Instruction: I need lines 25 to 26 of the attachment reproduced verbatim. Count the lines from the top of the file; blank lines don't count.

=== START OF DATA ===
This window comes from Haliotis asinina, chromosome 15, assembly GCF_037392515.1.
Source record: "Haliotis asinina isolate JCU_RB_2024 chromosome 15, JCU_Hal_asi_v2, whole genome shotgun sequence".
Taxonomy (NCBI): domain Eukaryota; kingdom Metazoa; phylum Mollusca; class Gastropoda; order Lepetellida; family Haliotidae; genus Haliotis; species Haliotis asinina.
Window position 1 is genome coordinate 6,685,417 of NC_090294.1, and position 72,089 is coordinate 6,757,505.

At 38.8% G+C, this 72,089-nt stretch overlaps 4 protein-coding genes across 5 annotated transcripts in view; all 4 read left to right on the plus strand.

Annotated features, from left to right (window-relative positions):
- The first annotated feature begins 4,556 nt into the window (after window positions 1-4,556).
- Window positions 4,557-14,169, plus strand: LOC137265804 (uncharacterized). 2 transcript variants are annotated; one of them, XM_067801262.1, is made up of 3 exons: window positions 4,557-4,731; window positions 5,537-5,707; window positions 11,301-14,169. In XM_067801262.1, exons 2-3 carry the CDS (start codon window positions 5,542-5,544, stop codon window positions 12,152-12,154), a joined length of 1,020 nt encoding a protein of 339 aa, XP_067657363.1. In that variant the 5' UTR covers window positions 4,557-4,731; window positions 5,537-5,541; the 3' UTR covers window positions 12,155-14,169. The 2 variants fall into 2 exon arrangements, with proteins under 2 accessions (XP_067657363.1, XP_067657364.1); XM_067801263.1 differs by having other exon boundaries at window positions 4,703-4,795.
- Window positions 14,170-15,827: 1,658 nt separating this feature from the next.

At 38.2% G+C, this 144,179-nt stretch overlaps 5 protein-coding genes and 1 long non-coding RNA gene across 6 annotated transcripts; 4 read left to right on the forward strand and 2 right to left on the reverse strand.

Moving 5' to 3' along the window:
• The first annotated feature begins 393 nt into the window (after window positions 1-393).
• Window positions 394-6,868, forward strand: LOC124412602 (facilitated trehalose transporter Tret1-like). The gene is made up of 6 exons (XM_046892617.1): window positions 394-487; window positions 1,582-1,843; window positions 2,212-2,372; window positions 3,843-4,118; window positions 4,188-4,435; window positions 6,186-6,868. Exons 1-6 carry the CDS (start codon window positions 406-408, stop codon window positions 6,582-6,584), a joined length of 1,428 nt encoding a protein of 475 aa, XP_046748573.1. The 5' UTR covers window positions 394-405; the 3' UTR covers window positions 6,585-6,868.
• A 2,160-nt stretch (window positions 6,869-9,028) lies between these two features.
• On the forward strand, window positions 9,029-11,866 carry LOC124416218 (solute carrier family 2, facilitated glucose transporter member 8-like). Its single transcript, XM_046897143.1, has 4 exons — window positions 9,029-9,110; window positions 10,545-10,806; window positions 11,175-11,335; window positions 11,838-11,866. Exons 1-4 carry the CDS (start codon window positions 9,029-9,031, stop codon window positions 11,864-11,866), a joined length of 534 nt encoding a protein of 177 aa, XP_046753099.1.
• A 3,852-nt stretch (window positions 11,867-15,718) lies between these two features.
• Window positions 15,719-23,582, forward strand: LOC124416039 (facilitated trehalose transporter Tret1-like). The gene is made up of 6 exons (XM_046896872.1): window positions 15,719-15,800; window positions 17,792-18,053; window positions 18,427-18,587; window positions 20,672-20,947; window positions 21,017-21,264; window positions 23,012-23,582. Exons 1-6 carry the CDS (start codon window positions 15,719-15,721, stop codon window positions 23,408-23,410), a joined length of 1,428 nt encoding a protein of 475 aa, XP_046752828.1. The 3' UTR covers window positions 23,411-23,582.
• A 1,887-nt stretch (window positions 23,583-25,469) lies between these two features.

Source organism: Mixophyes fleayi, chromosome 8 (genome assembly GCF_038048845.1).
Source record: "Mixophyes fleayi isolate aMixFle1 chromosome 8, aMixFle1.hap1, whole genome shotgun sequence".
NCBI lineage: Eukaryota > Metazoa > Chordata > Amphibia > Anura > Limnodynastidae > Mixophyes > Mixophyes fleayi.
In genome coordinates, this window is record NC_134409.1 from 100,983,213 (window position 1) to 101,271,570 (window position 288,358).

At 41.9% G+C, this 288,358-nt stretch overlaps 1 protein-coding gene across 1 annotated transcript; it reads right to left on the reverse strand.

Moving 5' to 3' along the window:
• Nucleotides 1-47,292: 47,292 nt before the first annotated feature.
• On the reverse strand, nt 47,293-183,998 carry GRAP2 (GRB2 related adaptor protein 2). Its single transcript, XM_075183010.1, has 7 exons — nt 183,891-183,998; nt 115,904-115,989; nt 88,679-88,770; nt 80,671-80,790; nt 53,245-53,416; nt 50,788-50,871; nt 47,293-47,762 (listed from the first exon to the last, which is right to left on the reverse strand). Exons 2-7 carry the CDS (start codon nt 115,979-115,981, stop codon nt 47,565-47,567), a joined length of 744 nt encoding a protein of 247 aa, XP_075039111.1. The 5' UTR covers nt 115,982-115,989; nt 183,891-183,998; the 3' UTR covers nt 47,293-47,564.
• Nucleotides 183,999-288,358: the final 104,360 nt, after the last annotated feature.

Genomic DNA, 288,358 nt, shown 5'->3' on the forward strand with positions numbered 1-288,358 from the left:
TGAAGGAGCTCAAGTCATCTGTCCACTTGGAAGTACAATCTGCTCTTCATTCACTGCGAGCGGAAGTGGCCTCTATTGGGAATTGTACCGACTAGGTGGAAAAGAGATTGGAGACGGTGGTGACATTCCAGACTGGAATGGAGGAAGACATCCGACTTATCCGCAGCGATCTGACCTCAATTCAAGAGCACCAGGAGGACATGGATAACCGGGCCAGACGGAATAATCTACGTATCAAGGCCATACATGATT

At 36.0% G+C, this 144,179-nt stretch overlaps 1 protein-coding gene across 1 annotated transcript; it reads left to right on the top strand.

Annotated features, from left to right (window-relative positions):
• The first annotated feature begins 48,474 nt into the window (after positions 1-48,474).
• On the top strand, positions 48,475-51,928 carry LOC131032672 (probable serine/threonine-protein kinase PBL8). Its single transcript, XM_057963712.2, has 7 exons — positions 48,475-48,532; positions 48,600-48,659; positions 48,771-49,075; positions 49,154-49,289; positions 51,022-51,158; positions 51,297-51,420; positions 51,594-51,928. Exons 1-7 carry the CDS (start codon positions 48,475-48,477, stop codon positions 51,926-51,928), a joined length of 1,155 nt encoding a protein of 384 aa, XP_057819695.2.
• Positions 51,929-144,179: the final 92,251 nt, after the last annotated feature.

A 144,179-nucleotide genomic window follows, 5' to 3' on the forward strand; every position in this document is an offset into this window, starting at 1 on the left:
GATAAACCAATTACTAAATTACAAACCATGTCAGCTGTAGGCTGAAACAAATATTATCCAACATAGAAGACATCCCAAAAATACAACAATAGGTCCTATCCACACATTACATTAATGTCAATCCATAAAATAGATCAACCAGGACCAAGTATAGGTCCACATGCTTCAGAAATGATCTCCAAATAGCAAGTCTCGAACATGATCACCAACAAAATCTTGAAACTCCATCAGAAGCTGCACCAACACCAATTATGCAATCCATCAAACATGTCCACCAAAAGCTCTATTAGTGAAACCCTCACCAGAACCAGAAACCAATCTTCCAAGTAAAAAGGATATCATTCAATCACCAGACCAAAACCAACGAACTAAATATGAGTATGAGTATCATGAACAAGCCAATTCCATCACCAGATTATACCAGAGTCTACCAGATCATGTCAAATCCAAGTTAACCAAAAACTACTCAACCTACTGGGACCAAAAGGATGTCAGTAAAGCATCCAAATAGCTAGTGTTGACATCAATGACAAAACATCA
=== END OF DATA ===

• Nucleotides 1-47,292: 47,292 nt before the first annotated feature.
• On the reverse strand, nt 47,293-183,998 carry GRAP2 (GRB2 related adaptor protein 2). Its single transcript, XM_075183010.1, has 7 exons — nt 183,891-183,998; nt 115,904-115,989; nt 88,679-88,770; nt 80,671-80,790; nt 53,245-53,416; nt 50,788-50,871; nt 47,293-47,762 (listed from the first exon to the last, which is right to left on the reverse strand). Exons 2-7 carry the CDS (start codon nt 115,979-115,981, stop codon nt 47,565-47,567), a joined length of 744 nt encoding a protein of 247 aa, XP_075039111.1. The 5' UTR covers nt 115,982-115,989; nt 183,891-183,998; the 3' UTR covers nt 47,293-47,564.